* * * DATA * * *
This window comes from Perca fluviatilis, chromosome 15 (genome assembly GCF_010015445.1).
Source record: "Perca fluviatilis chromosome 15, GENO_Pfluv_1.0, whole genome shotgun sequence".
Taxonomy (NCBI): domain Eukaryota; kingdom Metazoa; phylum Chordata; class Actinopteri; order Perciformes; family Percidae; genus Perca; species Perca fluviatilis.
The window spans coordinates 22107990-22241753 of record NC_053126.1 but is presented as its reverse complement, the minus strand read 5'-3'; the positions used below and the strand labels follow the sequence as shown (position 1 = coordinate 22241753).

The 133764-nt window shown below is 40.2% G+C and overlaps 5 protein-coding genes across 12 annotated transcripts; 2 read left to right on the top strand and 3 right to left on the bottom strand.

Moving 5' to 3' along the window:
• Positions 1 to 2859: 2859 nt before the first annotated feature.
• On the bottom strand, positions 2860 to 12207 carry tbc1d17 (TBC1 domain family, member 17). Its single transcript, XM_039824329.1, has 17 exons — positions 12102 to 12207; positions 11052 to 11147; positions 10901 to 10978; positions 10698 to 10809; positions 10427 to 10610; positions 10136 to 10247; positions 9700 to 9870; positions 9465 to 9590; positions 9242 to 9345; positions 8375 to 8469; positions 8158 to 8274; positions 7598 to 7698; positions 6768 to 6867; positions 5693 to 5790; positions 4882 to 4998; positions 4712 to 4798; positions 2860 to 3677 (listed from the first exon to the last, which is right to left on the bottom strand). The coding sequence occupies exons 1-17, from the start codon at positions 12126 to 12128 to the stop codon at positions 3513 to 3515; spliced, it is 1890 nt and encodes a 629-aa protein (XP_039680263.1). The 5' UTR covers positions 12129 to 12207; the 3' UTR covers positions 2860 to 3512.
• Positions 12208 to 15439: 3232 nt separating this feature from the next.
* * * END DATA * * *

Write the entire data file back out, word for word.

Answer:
This window comes from Perca fluviatilis, chromosome 15 (genome assembly GCF_010015445.1).
Source record: "Perca fluviatilis chromosome 15, GENO_Pfluv_1.0, whole genome shotgun sequence".
Taxonomy (NCBI): domain Eukaryota; kingdom Metazoa; phylum Chordata; class Actinopteri; order Perciformes; family Percidae; genus Perca; species Perca fluviatilis.
The window spans coordinates 22107990-22241753 of record NC_053126.1 but is presented as its reverse complement, the minus strand read 5'-3'; the positions used below and the strand labels follow the sequence as shown (position 1 = coordinate 22241753).

The 133764-nt window shown below is 40.2% G+C and overlaps 5 protein-coding genes across 12 annotated transcripts; 2 read left to right on the top strand and 3 right to left on the bottom strand.

Moving 5' to 3' along the window:
• Positions 1 to 2859: 2859 nt before the first annotated feature.
• On the bottom strand, positions 2860 to 12207 carry tbc1d17 (TBC1 domain family, member 17). Its single transcript, XM_039824329.1, has 17 exons — positions 12102 to 12207; positions 11052 to 11147; positions 10901 to 10978; positions 10698 to 10809; positions 10427 to 10610; positions 10136 to 10247; positions 9700 to 9870; positions 9465 to 9590; positions 9242 to 9345; positions 8375 to 8469; positions 8158 to 8274; positions 7598 to 7698; positions 6768 to 6867; positions 5693 to 5790; positions 4882 to 4998; positions 4712 to 4798; positions 2860 to 3677 (listed from the first exon to the last, which is right to left on the bottom strand). The coding sequence occupies exons 1-17, from the start codon at positions 12126 to 12128 to the stop codon at positions 3513 to 3515; spliced, it is 1890 nt and encodes a 629-aa protein (XP_039680263.1). The 5' UTR covers positions 12129 to 12207; the 3' UTR covers positions 2860 to 3512.
• Positions 12208 to 15439: 3232 nt separating this feature from the next.